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Carbonated Water Vs. Flat Water for Healthy Kidneys

author image Jill Corleone, RDN, LD
Jill Corleone is a registered dietitian and health coach who has been writing and lecturing on diet and health for more than 15 years. Her work has been featured on the Huffington Post, Diabetes Self-Management and in the book "Noninvasive Mechanical Ventilation," edited by John R. Bach, M.D. Corleone holds a Bachelor of Science in nutrition.
Carbonated Water Vs. Flat Water for Healthy Kidneys
Drink at least 8 cups of water a day for kidney health. Photo Credit: Ryan McVay/Photodisc/Getty Images

Drinking water is good for your health and the health of your kidneys in particular. While there are rumors that carbonated water may increase your risk of kidney stones, there's not much data to back it up. So, whether you choose flat or carbonated, feel free to drink up. If you have kidney disease, however, consult your doctor to discuss fluid needs and best drink choices.

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Carbonated Vs. Flat Water

Flat water is simply the regular water that comes out of your faucet or from a bottle. Carbonated water is flat water with added carbon dioxide gas, which is what creates the bubbles. The different types of carbonated water include seltzer water, club soda, mineral water and tonic water. Seltzer water contains nothing but water and the carbon dioxide, while club soda and mineral water usually also have added minerals, and tonic water has added sugar.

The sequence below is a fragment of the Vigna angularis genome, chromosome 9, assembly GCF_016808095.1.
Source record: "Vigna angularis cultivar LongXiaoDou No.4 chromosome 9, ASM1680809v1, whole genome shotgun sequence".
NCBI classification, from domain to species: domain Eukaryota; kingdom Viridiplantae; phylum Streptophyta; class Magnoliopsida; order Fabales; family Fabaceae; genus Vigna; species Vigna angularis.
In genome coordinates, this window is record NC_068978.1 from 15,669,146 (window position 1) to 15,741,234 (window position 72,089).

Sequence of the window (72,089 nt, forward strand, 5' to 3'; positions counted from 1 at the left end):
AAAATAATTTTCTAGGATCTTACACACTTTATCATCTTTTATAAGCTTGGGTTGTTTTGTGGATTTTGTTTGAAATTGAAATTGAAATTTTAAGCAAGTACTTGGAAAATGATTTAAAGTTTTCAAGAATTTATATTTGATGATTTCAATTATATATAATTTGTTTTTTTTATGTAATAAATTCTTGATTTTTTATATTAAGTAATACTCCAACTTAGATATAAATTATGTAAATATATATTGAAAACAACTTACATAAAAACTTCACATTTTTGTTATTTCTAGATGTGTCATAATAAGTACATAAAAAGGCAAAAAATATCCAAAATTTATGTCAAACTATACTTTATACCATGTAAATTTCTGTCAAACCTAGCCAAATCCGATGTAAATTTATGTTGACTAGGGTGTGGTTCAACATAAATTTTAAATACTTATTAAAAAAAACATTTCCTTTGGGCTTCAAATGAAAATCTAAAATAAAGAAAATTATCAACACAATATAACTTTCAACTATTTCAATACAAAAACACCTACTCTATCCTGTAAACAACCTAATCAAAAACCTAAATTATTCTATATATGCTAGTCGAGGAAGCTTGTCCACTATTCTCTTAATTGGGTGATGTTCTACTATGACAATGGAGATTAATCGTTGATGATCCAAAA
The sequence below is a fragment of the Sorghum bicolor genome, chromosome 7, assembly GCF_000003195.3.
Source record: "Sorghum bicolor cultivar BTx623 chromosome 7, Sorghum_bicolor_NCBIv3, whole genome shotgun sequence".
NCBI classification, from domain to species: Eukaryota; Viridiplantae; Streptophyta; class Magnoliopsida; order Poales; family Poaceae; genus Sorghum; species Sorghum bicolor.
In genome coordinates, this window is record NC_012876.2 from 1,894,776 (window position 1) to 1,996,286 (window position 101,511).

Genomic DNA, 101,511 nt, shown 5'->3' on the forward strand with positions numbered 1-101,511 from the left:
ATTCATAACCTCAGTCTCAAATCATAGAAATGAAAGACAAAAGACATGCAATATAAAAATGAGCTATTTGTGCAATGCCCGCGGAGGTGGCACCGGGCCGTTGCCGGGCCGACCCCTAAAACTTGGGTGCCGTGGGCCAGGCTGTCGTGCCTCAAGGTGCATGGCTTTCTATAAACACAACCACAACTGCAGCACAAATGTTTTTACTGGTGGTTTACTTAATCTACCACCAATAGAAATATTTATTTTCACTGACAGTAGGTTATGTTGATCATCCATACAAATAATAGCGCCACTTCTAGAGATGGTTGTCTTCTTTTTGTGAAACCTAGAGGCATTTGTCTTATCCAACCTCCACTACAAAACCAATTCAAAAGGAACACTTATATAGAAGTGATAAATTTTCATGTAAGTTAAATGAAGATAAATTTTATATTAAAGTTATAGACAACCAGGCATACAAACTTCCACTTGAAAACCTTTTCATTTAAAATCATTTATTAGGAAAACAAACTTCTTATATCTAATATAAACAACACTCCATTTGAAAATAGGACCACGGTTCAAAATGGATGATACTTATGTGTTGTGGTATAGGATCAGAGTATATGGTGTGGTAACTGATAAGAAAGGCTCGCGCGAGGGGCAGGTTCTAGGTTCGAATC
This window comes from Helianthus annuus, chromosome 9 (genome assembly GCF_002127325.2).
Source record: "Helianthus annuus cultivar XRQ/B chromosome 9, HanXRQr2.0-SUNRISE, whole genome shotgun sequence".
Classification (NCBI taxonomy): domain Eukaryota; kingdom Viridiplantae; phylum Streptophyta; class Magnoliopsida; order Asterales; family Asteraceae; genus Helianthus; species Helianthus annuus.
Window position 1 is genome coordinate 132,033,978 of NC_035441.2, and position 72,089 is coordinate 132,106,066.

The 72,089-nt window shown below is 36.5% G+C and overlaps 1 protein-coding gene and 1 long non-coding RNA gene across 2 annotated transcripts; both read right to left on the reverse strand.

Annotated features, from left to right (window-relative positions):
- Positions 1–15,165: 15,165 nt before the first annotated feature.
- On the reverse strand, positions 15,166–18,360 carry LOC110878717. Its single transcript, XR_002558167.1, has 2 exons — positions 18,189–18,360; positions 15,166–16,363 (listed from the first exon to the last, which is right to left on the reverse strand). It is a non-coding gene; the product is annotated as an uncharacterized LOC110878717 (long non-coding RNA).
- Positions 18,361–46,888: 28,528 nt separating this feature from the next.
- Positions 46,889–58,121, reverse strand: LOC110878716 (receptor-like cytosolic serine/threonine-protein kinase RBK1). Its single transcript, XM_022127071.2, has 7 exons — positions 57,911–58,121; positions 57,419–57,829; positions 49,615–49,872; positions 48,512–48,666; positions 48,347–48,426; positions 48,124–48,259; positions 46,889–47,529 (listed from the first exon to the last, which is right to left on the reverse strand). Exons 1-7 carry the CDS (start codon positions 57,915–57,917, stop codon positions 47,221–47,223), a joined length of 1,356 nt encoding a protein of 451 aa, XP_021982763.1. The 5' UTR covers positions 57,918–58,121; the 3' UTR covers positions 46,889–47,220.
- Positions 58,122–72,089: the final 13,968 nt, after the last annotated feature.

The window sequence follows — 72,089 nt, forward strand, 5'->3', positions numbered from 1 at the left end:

Fluids, Health and Kidneys

Fluids are vital to life. You can go weeks without food but only a few days without water. That's because your body is unable to replace the fluids you lose every day through sweat, respiration and waste products. Your kidneys are responsible for removing waste from your blood and eliminating it from your body through urine. If you don't get enough to drink, your kidneys cannot perform these functions optimally.

Concerns About Kidney Stones

Carbonated drinks are associated with kidney stone formation, according to Kidney Health Australia, but it's the sweetened carbonated drinks such as soda that cause the problem, not plain carbonated water. In fact, drinking more water, whether carbonated or flat, is recommended as a form of treatment for those with a history of kidney stones. Kidney Health Australia recommends 8 cups to 12 cups a day.

Tips for Drinking More

To meet your water needs for healthy kidneys, make carbonated or flat water your first beverage choice. Drink a cup first thing in the morning to get things going, and a cup with each meal. Fill up a bottle and sip on it throughout the day. If you're having a hard time drinking your carbonated or flat water plain, squeeze in some lemon or lime juice. You can also create your own "soda" by adding a splash of orange or cranberry juice to your carbonated water.

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